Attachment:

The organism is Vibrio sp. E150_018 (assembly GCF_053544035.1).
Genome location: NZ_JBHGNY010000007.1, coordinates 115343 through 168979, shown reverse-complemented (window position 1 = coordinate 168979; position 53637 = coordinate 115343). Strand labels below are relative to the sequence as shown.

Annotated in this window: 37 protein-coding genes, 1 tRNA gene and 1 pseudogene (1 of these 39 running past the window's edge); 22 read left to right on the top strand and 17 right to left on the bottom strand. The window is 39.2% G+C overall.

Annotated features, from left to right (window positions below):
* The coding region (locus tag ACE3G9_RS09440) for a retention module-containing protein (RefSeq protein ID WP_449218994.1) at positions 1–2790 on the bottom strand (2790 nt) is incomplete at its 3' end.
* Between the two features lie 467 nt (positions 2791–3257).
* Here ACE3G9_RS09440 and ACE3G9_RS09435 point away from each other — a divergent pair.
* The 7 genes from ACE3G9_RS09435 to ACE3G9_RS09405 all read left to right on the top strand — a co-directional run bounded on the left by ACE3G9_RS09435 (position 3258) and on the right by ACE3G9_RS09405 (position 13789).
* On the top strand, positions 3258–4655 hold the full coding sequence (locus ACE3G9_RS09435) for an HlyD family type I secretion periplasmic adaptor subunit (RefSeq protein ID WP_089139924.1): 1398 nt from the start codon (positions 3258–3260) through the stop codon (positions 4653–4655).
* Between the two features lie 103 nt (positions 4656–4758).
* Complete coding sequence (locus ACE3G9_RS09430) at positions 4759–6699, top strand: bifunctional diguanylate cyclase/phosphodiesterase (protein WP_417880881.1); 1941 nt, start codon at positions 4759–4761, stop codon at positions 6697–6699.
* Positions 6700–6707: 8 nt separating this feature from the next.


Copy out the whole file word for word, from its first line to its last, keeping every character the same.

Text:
The organism is Vibrio sp. E150_018 (assembly GCF_053544035.1).
Genome location: NZ_JBHGNY010000007.1, coordinates 115343 through 168979, shown reverse-complemented (window position 1 = coordinate 168979; position 53637 = coordinate 115343). Strand labels below are relative to the sequence as shown.

Annotated in this window: 37 protein-coding genes, 1 tRNA gene and 1 pseudogene (1 of these 39 running past the window's edge); 22 read left to right on the top strand and 17 right to left on the bottom strand. The window is 39.2% G+C overall.

Annotated features, from left to right (window positions below):
* The coding region (locus tag ACE3G9_RS09440) for a retention module-containing protein (RefSeq protein ID WP_449218994.1) at positions 1–2790 on the bottom strand (2790 nt) is incomplete at its 3' end.
* Between the two features lie 467 nt (positions 2791–3257).
* Here ACE3G9_RS09440 and ACE3G9_RS09435 point away from each other — a divergent pair.
* The 7 genes from ACE3G9_RS09435 to ACE3G9_RS09405 all read left to right on the top strand — a co-directional run bounded on the left by ACE3G9_RS09435 (position 3258) and on the right by ACE3G9_RS09405 (position 13789).
* On the top strand, positions 3258–4655 hold the full coding sequence (locus ACE3G9_RS09435) for an HlyD family type I secretion periplasmic adaptor subunit (RefSeq protein ID WP_089139924.1): 1398 nt from the start codon (positions 3258–3260) through the stop codon (positions 4653–4655).
* Between the two features lie 103 nt (positions 4656–4758).
* Complete coding sequence (locus ACE3G9_RS09430) at positions 4759–6699, top strand: bifunctional diguanylate cyclase/phosphodiesterase (protein WP_417880881.1); 1941 nt, start codon at positions 4759–4761, stop codon at positions 6697–6699.
* Positions 6700–6707: 8 nt separating this feature from the next.